One of the most intriguing government reports for years is about to be published.
Heavily trailed in health secretary Alan Milburn's King's Fund speech last week, the findings of the national beds inquiry look set to arrest - if not reverse - a 40-year trend in declining NHS bed numbers. It is worth reflecting for a moment on the report's gestation.
Its announcement came out of the blue at the Labour Party conference in September 1998. That inveterate crowd-pleaser, the then health secretary, Frank Dobson, included it in a list of seven initiatives, the others mostly linked to dollops of cash for developments as diverse as renovating casualty departments and improving cancer treatment.
The inquiry was to produce 'clear guidance on the number, mix and use of beds which from now on can be applied each time that the NHS is considering building a new hospital or is reorganising services'. It was to be 'urgent but thorough', reporting in spring 1999. Mr Dobson did not attempt to disguise what had prompted his decision: 'it became clear last winter that in some parts of the country the scale of bed closures had gone too far' - a fact he blamed on the internal market.
So with one swipe Mr Dobson had challenged decades of planning assumptions, and appeared to be suggesting a return to national bed norms, a measure which specified levels of provision by care group and which was abandoned in the early 1980s.
Managers and the other healthcare professions began to marshal evidence to formulate their views.
Whatever the pressures, the service's fewer beds reflected 25 years of better primary care, more day surgery and outpatient clinics, as well as innovations such as hospital-at-home schemes. Against this background, the internal market had been a mere side-show.
But then events took a strange turn. Though it had been billed as a 'national' inquiry, it was in fact an internal Department of Health one. It was never clear who was sitting on it, and no widespread consultation with experts in the field took place. Cynics murmured that internal inquiries tended to come up with whatever conclusions were convenient. Winter came and went - without a notable 'crisis' - but no report appeared in spring. By summer the DoH was admitting the inquiry might not publish its findings until the end of the year.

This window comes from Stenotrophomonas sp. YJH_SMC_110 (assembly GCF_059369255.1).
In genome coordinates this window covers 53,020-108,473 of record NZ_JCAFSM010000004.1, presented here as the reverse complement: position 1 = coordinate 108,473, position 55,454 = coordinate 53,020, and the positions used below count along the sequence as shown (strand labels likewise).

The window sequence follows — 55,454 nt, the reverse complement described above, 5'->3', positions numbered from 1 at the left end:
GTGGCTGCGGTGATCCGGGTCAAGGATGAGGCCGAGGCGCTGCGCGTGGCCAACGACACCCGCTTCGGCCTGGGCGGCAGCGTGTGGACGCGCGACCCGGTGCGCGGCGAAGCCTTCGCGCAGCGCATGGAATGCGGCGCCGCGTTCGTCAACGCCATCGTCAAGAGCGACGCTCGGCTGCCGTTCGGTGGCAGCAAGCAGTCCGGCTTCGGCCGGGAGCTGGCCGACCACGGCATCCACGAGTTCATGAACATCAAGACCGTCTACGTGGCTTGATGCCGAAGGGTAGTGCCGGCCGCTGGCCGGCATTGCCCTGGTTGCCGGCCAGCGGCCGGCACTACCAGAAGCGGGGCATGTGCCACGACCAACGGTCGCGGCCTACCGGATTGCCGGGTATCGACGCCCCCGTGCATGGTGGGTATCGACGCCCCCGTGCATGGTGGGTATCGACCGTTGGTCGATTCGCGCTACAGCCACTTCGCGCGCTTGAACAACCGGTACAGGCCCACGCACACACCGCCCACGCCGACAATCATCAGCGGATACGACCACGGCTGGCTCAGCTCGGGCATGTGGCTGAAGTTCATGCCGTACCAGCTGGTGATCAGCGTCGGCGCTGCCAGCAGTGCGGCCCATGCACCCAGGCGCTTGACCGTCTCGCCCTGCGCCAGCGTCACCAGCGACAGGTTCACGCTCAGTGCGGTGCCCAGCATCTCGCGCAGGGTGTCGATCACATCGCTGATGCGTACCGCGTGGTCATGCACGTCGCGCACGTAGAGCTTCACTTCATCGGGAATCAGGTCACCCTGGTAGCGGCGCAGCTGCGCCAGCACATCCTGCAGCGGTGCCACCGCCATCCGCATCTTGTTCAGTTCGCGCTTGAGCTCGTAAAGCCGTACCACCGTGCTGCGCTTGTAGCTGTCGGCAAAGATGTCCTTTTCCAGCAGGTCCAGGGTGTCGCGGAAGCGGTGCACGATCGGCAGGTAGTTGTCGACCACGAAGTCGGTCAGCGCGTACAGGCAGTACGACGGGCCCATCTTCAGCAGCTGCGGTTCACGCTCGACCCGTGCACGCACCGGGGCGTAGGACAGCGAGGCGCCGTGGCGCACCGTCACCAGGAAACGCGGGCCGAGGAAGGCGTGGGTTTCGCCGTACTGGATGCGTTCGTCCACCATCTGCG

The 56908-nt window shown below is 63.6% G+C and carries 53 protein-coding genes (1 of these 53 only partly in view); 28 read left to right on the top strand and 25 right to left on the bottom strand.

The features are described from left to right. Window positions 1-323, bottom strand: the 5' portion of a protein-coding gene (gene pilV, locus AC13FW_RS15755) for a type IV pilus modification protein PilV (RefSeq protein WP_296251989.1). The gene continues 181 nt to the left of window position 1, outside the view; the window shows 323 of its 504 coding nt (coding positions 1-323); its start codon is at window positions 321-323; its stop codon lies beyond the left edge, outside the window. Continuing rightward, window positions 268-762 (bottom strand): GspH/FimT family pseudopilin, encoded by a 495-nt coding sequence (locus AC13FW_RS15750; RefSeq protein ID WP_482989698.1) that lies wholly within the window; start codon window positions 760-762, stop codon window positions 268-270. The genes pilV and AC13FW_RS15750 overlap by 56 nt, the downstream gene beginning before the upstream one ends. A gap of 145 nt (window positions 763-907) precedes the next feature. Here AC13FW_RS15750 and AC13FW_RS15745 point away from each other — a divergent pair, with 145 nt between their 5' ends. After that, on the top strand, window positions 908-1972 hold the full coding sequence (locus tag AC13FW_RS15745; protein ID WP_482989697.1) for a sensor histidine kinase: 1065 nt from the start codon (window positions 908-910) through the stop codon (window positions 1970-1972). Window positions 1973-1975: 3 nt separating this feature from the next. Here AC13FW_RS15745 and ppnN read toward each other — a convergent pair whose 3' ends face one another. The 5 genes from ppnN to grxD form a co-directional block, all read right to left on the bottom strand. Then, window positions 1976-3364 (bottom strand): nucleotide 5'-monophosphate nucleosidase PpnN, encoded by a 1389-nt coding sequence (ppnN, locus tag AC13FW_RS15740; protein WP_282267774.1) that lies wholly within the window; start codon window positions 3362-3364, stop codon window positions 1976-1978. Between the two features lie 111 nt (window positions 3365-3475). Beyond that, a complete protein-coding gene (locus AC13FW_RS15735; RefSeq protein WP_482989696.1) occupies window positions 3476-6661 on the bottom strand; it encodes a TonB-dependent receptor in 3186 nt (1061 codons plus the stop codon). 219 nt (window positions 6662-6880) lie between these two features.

So what had started as a high-profile headline-grabbing initiative looked set to be buried. Why? Had Mr Dobson forced the DoH to bite off more than it could chew?
The decline in NHS beds began in the late 1950s, but the steep drop took place between 1979 and 1995, when numbers fell by more than 40 per cent - a proportionally greater loss than all other OECD countries except Sweden and Ireland, which left the UK with fewer beds per head of population than anywhere except Turkey, Spain, Portugal and the US. With the highest throughput and shortest length of stay of any OECD country, it was easy to make out a case that the NHS had too few beds. The trouble was that reversing the trend would play havoc with other policy imperatives - not least the private finance initiative, which is busily generating plans for cutting bed numbers further.
It appears to have taken another winter crisis for ministers to decide it was worth resurrecting the potentially embarrassing beds inquiry and turning it to political advantage. We can only speculate on the frantic revisions to the inquiry's report which may have been ordered inside Richmond House in recent weeks.
Mr Milburn left it unclear last week whether the expansion in beds in the 'whole system' would mean more acute beds or whether it would be manifest solely in the new tier of 'intermediate care' he announced. If the latter, he might avoid compromising the NHS's efficient-looking throughput and length of stay statistics.
He would also avoid handing ammunition to the critics of PFI. But he would miss an opportunity to improve quality of care in many a district general hospital throughout the land.